Dylan Cease and his awesome mustache

There is a new number Taking that translation with a grain of salt is what I'm going to do. The number of earned runs Dylan Cease has given up in his last fourteen starts is the same as the string of numbers.

Cease is 8-3 in that stretch with a 0.66ERA, 11.3 K/9,.171 BAA, and 1.05 WHIP. I was going to write an article detailing how Cease was able to maintain this level of dominance. The more I looked at them, the less they made sense.

Wait, I'm not sure. He has lost three times despite giving up one or fewer earned runs.

How bad is his control if he is holding opposing hitters to a.171 batting average, yet he is still allowing 1.05 walks and hits perinning?

Fourteen games is the longest streak since 1913 for pitchers allowing one or fewer earned runs.

Right now, those frightening thoughts are in your head. I am here to make sure that they are both valid and accurate.

Over the course of 14 starts, only one other pitcher has allowed less than six earned runs. It has never been duplicated in a single season. Jake Arrieta did it three times in 23 starts from July 30, 2015, to May 3, 2016 He had his best 14-game stretch in that time. In that time, Arrieta went 13-0 with a 0.715 WHIP and 103 strikeouts, and only three home runs allowed.

Cease's streak is worse than every single stat I mentioned. There are significant differences between the two. Cease has surrendered 16 runs over the course of Arrieta's best stretch, meaning that 10 of those runs have been mishandled.

You might think that he is not to blame. You are correct that he can't control what his defense does He can't That is the reason why runs are a thing. Cease is the one who comes in. Cease has walked 36 batters, twice as many as Arrieta did, during the 14 game stretch.

Cease has a tendency to put runners on base. Cease has given up at least one baserunner in 53 of the 82 he has pitched. That isn't a complete baserunner. The number of times he has allowed a baserunner is only a small part of the total. Do you think that number is higher than you think? Cease's stretch falls apart statistically when it's probably.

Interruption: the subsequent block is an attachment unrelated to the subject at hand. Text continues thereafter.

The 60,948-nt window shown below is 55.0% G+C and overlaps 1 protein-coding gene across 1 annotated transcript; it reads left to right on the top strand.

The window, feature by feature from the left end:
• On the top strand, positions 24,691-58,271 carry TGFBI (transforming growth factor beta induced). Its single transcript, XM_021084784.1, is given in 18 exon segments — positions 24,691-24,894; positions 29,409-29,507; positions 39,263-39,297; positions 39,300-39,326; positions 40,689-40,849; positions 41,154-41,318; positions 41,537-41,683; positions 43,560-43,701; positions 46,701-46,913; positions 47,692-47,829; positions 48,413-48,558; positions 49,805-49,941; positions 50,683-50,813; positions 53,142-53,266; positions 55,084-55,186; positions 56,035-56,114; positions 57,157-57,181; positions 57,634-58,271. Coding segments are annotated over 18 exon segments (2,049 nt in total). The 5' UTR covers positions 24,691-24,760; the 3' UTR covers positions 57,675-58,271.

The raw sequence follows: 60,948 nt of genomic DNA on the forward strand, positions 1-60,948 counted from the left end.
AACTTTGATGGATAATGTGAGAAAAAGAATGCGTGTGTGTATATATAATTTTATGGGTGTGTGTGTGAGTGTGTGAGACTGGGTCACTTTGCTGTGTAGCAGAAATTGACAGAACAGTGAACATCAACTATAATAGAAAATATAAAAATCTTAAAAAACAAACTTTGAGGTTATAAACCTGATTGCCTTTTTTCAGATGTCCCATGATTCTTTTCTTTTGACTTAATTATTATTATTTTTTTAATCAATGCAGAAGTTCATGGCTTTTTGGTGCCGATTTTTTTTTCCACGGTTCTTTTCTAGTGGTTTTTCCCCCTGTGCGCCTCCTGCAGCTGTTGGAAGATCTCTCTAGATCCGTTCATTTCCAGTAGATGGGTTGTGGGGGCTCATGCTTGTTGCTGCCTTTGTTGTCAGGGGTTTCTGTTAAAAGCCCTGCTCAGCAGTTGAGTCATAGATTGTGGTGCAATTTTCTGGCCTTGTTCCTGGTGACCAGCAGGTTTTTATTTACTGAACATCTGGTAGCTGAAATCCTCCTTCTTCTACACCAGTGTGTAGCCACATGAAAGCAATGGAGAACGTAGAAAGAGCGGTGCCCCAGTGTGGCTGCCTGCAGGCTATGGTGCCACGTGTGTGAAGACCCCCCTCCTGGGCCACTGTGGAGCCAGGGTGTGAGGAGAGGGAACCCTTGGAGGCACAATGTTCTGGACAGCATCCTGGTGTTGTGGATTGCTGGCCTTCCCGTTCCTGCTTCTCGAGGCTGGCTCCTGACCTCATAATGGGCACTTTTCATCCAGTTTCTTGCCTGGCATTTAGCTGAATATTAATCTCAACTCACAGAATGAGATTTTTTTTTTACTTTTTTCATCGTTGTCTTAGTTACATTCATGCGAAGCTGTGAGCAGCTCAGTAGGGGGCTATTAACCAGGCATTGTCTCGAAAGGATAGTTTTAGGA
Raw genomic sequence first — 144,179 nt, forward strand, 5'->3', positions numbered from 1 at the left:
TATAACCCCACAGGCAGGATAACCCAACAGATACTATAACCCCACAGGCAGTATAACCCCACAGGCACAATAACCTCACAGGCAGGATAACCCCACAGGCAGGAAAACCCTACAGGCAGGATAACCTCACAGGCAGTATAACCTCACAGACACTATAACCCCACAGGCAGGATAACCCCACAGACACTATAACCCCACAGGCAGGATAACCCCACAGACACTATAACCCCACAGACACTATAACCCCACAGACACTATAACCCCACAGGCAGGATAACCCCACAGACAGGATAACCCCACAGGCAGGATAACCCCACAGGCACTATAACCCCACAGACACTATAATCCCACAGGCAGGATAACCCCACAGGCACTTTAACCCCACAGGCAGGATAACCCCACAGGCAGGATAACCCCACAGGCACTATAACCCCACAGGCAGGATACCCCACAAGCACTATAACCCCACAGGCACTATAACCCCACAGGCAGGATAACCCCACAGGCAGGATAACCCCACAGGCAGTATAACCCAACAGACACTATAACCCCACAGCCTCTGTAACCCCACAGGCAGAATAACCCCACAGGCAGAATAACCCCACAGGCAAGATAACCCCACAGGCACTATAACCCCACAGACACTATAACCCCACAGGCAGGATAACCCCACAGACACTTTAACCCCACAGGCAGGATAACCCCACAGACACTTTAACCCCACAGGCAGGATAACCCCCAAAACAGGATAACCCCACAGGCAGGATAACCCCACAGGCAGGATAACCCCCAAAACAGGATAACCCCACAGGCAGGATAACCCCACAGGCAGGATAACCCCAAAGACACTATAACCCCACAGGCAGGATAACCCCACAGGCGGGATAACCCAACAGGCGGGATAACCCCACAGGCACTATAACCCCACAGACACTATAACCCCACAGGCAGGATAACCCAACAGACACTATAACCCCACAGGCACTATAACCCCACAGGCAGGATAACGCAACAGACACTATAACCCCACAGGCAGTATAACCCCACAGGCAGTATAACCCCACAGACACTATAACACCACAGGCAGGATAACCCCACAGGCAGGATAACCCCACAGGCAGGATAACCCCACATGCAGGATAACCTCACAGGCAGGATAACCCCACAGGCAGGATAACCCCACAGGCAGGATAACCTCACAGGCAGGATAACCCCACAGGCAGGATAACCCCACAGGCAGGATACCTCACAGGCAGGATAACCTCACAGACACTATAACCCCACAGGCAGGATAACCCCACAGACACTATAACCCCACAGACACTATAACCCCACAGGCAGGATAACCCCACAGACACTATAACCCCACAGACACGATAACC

He can't control how his defense plays, but that doesn't mean those runs are solely on the defense. Cease did not allow a run in his July 17 start against the Twins. Two mistakes were made by the White Sox. The Twins couldn't get on the board. Cease starts against the Dodgers on June 9.

Jake Burger made an error in the fifth that could have ended the rally. The bases were empty. Cease hit the next batter. Cease would not be able to give up any runs until the end of the game.

Cease proceeded to give up three straight hits (two for extra bases), then walk two batters, then throw a wild pitch. The three batters that weren't on base scored. Cease was unable to record a single out for five straight hitters. I think it's more on him than the goose egg under the earned runs column suggests.

In the last 100 years, there have been 65 14-game stretches where a pitcher started all of the games. Between parts of the 1982 and 1983 season, Cease allowed the most runs in a single season. Cease is the only pitcher on the list to have a WHIP over 1.0 during their streak.

Cease's streak has been impressive. Cease is making a name for himself as one of the best pitchers in baseball. Cease's situation has been obscured by the lack of earned runs. Cease has flashed an impressive array of pitches, but he also has some serious control issues that make it hard for him to pitch out of the stretch and put him in dangerous situations.

Cease has a 0.66 earned run in his last 14 outings. The figure is awesome. He has aFIP of 2.76 and an expectedFIP of 3.28. It's bad when your defense makes an error that allows the other team to score two runs. You can't fault the pitcher for that, but why were the runners on first and second? If you have put yourself in a position to be let down should your teammates make a mistake or your opponent get lucky, then you have not put yourself in a good position. Let's not pretend that Cease is the next deGrom.